Philosophy and Thought

Legal thought

Unger's early work explored the connection between the law and the arrangement of social institutions. The guiding question of his work that served as a cornerstone for Critical Legal Studies was why modern societies have legal system with distinctions between institutions, such as legislature and court, and have special caste of lawyers possessing a method of reasoning about social problems? And more so, why did these practices first emerge in Western Europe? Theorists such as Marx and Weber, not to mention the neoliberalist thinkers, had argued that this was a product of economic necessity to secure property rights and the autonomy of the individual. Unger rejected such a determinist explanation and went on to argue in Law and Modern Society that this system of private rights is not based on necessity, effectiveness, or moral superiority, but rather the result of a particular and contingent political and cultural development.

Unger identified three types of law, which fit into ideal types and satisfied conditions of legitimizing social order, reflecting the nature of social relations, and representing meaningful totality. These three types are customary law (characteristic of tribal societies), bureaucratic law (emergent in agrarian empires), and the liberal legal order of today (which is general, public, positive, and autonomous). It is this third type, the liberal legal order, that must be explained and not assumed.

Unger argued that in its development, the liberal legal order holds all equal before the law, thus stripping the ruler of any immunity. This led to a separation of powers and a practice in which rules are autonomous, not moral or religious. Likewise, institutions of the law are autonomous and legal reasoning adheres to the established set of rules rather than moral codes. Rather than any necessary connection between this set of legal codes and economic order, this legal thought and arrangements arose in Europe as a result of the indeterminate relations between monarchy, aristocracy, and bourgeoisie. It took the particular generality of form that it did from the long tradition of natural law and universality.[17]

Social Theory

Critique of social theory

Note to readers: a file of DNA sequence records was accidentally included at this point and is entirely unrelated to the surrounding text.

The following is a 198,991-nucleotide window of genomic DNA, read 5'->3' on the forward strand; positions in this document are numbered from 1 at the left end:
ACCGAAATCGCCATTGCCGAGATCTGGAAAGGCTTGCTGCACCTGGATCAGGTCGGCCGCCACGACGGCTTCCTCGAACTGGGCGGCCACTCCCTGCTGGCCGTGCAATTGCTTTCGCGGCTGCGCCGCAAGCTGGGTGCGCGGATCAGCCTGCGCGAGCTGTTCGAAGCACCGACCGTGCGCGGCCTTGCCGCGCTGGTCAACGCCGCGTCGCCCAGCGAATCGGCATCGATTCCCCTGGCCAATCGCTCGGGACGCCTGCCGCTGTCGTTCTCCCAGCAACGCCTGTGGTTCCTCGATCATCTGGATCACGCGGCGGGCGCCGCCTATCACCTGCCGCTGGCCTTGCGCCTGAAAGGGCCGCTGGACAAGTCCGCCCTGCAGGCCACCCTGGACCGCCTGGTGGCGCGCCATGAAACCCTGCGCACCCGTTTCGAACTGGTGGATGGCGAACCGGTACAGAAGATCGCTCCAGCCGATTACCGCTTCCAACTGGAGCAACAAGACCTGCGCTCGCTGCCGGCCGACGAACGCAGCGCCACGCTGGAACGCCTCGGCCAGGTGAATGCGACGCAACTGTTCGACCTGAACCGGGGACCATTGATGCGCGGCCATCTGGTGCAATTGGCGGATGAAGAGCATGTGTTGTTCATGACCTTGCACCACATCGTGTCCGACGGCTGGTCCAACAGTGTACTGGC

Social theory for Unger has failed in its task to take the idea of society as artifact to the hilt. In Social Theory: Its Situation and its Task, Unger argues that modern social theory was born proclaiming that society is made and imagined and not the expression of an underlying natural order, but at the same time its capacity was checked by the equally prevalent ambition to create law-like explanations of history and social development. The human science that developed claimed to identify a small number of possible types of social organization that coexisted or succeeded on another through inescapable developmental tendencies or deep-seated economic economic, organization, or psychological constraints. Marxism is the star example.[18]

Conventional social science and the theories that it has left us with today fall into one of two types: deep-structure social theory and positive social science. The former make a distinction between routine practices and the underlying institutional contexts that shape those practices. At the same time, however, this type of social theory couples this distinction with indivisible types of social organization and deep seated constraints and developmental laws. As such, the possibilities of human social development is limited and constrained. The latter practice of positive social science refuses to take the distinction between formative context and formed routines as the central practice of social and historical explanation, but rather sees society and history as an endless series of episodes of problem solving. What this has led to is either the social sciences adhering to a script of history or social organization, or forsaking any attempt at explanation in favor of just detailing conflict and resolution.[19]

Unger thus sees that the state of the social sciences and humanities today have succumbed to the sway of three impulses that stagnate their development and curtail their transformative power. These are the rationalizing, humanizing, and escapist impulses.